Postoccupancy energy consumption survey of Arizona's Leed new construction population

Dixon Oates, Kenneth Sullivan

Research output: Contribution to journalArticlepeer-review

35 Scopus citations


Existing literature has not provided conclusive performance results for green building energy efficiency. Existing studies produced debated conclusions and failed to represent a geographic concentration of structures from hot and dry climates. This technical paper examines 47% of Arizona's 53 building Leadership in Energy and Environmental Design for New Construction (LEED NC) building population in an effort to determine if Arizona's LEED NC buildings achieve expected energy performance, how they compare with the existing building population and whether either system or managerial variables demonstrate efficiency correlations. Data collection efforts were successful for all desired deliverables. Analysis of the LEED NC sample returned mixed results. On average, Arizona's LEED NC medium energy intense (MEI) buildings performed better than the national average yet worse than buildings located in similar climates. Certain LEED NC MEI building types did demonstrate greater efficiencies than the corresponding Commercial Building Energy Consumption Survey population. Arizona's high energy intense (HEI) structures performed considerably lower than national and similar climate averages. The LEED NC sample also underperformed both the design and baseline energy use simulations. Energy consumption correlation analysis returned very few statistically significant results. The study's results demonstrate to industry practitioners and researchers that the LEED NC rating system's energy strategies fail to meet modeled efficiencies, thereby highlighting a need for ongoing scrutiny and diligence when measuring sustainability and efficiency within Arizona's built environment.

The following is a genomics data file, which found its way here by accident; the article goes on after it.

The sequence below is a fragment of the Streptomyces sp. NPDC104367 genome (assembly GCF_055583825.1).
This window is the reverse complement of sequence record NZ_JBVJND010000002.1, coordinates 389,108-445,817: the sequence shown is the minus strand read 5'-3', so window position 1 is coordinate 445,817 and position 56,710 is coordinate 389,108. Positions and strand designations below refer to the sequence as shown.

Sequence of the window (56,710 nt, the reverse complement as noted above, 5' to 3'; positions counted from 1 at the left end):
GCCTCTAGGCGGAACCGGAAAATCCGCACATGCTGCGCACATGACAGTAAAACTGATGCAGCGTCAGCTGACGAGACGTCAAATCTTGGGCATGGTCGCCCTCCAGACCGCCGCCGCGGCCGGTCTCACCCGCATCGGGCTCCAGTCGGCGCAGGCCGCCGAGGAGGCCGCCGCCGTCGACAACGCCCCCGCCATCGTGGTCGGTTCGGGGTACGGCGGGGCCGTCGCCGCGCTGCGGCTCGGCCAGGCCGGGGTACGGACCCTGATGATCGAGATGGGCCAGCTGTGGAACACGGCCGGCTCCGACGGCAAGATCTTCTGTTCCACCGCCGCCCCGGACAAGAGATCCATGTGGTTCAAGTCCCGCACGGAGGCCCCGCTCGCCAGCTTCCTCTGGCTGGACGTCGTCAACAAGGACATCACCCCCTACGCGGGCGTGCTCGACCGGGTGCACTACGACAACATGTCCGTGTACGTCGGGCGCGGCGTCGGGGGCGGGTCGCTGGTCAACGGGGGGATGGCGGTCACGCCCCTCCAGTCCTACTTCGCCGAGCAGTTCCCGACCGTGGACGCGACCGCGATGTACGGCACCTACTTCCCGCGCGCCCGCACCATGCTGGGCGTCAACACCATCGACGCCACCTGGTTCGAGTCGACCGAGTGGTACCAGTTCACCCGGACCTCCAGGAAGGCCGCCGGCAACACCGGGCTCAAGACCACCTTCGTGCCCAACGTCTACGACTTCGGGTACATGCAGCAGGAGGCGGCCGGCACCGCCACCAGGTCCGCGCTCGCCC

Original languageEnglish (US)
Pages (from-to)742-750
Number of pages9
JournalJournal of Construction Engineering and Management
Issue number6
StatePublished - Jun 2012


  • Arizona
  • Energy consumption
  • Energy efficiency
  • Measurement
  • Model verification
  • Sustainable development

ASJC Scopus subject areas

  • Civil and Structural Engineering
  • Building and Construction
  • Industrial relations
  • Strategy and Management


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